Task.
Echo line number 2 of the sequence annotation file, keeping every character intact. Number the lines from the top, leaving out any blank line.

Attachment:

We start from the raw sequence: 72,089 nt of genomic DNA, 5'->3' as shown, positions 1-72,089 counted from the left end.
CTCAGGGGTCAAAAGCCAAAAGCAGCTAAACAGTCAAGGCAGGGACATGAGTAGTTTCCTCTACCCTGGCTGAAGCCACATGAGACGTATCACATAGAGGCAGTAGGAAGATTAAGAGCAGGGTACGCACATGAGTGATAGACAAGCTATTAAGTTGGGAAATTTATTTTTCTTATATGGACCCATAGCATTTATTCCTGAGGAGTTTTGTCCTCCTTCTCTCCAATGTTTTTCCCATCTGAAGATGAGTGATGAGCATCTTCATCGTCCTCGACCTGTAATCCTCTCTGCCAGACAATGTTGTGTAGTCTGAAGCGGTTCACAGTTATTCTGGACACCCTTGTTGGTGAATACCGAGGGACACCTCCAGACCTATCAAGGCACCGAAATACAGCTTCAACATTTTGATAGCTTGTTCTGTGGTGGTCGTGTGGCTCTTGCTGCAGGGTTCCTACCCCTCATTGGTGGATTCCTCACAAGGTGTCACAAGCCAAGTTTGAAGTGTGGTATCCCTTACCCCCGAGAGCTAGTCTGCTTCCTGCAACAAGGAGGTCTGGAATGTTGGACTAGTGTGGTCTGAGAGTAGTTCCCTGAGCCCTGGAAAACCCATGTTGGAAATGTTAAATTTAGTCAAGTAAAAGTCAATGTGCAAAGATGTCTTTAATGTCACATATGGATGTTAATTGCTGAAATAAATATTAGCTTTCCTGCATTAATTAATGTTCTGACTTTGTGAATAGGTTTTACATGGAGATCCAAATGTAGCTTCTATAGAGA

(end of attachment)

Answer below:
CTCAGGGGTCAAAAGCCAAAAGCAGCTAAACAGTCAAGGCAGGGACATGAGTAGTTTCCTCTACCCTGGCTGAAGCCACATGAGACGTATCACATAGAGGCAGTAGGAAGATTAAGAGCAGGGTACGCACATGAGTGATAGACAAGCTATTAAGTTGGGAAATTTATTTTTCTTATATGGACCCATAGCATTTATTCCTGAGGAGTTTTGTCCTCCTTCTCTCCAATGTTTTTCCCATCTGAAGATGAGTGATGAGCATCTTCATCGTCCTCGACCTGTAATCCTCTCTGCCAGACAATGTTGTGTAGTCTGAAGCGGTTCACAGTTATTCTGGACACCCTTGTTGGTGAATACCGAGGGACACCTCCAGACCTATCAAGGCACCGAAATACAGCTTCAACATTTTGATAGCTTGTTCTGTGGTGGTCGTGTGGCTCTTGCTGCAGGGTTCCTACCCCTCATTGGTGGATTCCTCACAAGGTGTCACAAGCCAAGTTTGAAGTGTGGTATCCCTTACCCCCGAGAGCTAGTCTGCTTCCTGCAACAAGGAGGTCTGGAATGTTGGACTAGTGTGGTCTGAGAGTAGTTCCCTGAGCCCTGGAAAACCCATGTTGGAAATGTTAAATTTAGTCAAGTAAAAGTCAATGTGCAAAGATGTCTTTAATGTCACATATGGATGTTAATTGCTGAAATAAATATTAGCTTTCCTGCATTAATTAATGTTCTGACTTTGTGAATAGGTTTTACATGGAGATCCAAATGTAGCTTCTATAGAGA